to refresh after this time period has passed.
c. The ; is necessary to separate it from the rest of the Refresh parameters
d. Refresh must be uppercased
3. After the ; put the url= command and put in your desired web page
4. Location doesn't work! with in this context.
5. Order matters. Refresh first, then it's second parameter, url=

Haunted Dawg
04-07-2008, 02:41 AM
yep that works also, thx killah

but don't you have the text parsed first before the refresh ? didn't test it so no clue



<?php
echo "<p align="center"> User Not Found</p>

"; // err msg
header('Refresh: 3; url=index.html'); // waits 3 seconds & sends to homepage
?>

Explaination:
1. Use of php to set up a simple html message as to what is happening
2. with header, there is a command, "Refresh" and here is how it works:
a. 'Refresh: 3; -- start all header commands with a single quote
b. Refresh requires a parameter that is in seconds which tells the browser
to refresh after this time period has passed.
c. The ; is necessary to separate it from the rest of the Refresh parameters
d. Refresh must be uppercased
3. After the ; put the url= command and put in your desired web page
4. Location doesn't work! with in this context.
5. Order matters. Refresh first, then it's second parameter, url=


You might be wrong there.

Ive tried it the other way arround and unfortunatly it does not work for me. If i put the header() at the bottom of the text it says Warning: headers already sent.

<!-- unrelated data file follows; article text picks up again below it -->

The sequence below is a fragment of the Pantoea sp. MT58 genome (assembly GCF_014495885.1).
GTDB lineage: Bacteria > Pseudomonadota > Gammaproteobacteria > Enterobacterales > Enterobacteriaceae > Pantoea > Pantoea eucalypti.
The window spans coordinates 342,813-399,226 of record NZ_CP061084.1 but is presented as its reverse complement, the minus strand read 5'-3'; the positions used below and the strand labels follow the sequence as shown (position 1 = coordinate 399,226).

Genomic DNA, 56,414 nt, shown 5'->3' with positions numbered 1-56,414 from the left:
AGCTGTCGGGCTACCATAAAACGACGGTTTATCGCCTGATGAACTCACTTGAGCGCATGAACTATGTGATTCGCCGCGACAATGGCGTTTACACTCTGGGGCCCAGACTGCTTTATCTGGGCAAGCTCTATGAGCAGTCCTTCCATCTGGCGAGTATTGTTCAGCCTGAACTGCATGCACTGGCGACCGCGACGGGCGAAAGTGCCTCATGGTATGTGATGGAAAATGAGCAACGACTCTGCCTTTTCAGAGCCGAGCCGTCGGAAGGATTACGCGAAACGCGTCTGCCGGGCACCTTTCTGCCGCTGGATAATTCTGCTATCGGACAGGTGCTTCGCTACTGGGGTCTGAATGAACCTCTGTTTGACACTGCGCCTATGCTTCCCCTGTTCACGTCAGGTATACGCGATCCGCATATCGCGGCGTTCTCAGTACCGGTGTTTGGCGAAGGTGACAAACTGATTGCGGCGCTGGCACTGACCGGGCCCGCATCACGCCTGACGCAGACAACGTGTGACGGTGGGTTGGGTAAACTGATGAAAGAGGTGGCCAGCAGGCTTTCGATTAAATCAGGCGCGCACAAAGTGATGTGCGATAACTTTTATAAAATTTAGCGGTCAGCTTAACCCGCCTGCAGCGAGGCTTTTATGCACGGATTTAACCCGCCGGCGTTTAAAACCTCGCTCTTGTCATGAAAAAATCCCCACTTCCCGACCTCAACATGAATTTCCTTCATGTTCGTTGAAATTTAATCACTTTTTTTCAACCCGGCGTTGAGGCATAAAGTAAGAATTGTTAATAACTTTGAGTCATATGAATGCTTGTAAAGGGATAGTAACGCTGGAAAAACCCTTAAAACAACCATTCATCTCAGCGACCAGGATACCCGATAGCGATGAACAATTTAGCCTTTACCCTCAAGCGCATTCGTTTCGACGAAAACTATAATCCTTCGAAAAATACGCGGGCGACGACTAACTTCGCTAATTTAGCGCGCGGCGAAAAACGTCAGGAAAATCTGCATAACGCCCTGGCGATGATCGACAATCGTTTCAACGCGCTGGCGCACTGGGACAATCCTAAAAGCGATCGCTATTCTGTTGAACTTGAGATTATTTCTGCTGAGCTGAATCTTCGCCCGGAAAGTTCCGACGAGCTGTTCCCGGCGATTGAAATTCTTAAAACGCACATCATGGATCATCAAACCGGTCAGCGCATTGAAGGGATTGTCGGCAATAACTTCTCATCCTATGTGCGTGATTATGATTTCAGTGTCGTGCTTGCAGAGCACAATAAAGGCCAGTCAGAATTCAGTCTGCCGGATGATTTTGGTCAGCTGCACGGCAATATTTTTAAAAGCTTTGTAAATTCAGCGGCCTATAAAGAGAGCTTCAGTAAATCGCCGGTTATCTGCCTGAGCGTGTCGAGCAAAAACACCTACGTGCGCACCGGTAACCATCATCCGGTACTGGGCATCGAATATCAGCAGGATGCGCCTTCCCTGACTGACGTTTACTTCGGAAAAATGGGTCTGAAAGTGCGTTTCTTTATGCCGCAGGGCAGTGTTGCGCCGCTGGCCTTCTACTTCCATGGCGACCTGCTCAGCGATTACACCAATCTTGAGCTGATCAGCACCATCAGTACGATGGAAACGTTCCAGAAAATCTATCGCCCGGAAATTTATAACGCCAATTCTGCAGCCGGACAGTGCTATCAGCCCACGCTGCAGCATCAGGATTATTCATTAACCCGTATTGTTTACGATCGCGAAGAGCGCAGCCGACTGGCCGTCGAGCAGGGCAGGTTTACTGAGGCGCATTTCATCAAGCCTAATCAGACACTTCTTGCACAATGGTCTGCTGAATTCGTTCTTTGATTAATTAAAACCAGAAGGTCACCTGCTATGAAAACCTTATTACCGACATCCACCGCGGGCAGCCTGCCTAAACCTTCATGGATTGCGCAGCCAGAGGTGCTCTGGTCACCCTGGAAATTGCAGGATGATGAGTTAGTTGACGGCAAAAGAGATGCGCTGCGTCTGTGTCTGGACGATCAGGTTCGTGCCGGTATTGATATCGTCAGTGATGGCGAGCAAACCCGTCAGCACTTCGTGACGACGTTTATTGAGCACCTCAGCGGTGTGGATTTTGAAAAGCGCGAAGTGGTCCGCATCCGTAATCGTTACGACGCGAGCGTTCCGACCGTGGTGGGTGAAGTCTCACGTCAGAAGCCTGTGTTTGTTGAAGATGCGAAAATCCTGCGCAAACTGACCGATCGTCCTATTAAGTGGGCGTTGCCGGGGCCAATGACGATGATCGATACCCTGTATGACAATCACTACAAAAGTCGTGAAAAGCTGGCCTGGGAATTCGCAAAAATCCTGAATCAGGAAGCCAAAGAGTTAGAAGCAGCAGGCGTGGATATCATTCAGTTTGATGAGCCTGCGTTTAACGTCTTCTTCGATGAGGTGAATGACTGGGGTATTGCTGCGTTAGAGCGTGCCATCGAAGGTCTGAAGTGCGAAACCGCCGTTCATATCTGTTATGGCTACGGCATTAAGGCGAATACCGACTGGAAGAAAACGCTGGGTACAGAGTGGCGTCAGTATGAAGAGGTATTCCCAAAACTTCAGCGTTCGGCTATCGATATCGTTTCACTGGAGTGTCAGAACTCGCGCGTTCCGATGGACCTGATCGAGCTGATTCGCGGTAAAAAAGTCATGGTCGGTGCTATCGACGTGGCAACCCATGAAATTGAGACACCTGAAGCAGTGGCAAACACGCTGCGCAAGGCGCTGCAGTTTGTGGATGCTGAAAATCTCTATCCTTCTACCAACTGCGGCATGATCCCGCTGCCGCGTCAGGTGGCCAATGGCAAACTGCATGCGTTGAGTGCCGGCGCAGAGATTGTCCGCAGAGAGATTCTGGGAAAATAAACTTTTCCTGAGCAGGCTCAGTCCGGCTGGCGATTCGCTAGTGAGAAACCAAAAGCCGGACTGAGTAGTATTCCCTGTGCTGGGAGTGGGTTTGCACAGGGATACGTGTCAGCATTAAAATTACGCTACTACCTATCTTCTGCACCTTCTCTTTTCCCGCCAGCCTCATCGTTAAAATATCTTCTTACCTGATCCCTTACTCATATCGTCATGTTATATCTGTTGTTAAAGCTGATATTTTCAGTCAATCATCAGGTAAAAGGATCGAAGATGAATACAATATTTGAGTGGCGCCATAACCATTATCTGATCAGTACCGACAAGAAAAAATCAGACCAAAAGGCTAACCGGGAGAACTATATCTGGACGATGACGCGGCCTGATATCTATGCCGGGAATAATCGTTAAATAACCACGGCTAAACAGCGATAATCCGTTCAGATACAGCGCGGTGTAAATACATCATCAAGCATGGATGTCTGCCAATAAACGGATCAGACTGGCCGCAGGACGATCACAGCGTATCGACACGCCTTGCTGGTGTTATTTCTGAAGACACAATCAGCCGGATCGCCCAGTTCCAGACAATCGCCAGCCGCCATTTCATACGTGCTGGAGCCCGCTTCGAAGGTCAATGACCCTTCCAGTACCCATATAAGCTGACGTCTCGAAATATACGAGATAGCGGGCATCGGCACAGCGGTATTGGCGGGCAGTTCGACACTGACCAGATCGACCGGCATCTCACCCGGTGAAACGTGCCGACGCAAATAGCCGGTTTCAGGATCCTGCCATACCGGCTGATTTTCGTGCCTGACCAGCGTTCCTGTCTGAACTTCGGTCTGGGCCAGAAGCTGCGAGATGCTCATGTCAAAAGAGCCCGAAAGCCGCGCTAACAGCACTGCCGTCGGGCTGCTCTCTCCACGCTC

So i might be wrong or its just the normal php xD

You are right that is is
header('Refresh: 3; url=index.html'); the refresh MUST be uppercased. I was just proving a nice point of what you can do with a header() function.

Floydian
04-07-2008, 04:15 AM
Another method that I use for redirects sidesteps the whole issue of output. There is javascript code that can accomplish this. Of course, it requires that the user have javascript enabled (which if they don't, they're basically surfing the internet like the Flintstones).


// Redirect to new pages using javascript
function redirect($webpage){
echo <<<EOT
<script language="javascript" type="text/javascript">
<!--
window.location.replace("$webpage");
// -->
</script>
EOT;
exit();
}

This function is nice because you can use it anywhere without worrying about if anything has been output yet.
Using the .replace method replaces the web page you just left with the web page you are redirected to in the browser history.

This has the effect of allowing the user to use the back button to go back to the page right before the page they were redirected from.

Here's a lil illustration of the concept:

Example One -- Without .replace
You're on Page A
You click a link taking you to Page B
Page B redirects you to Page C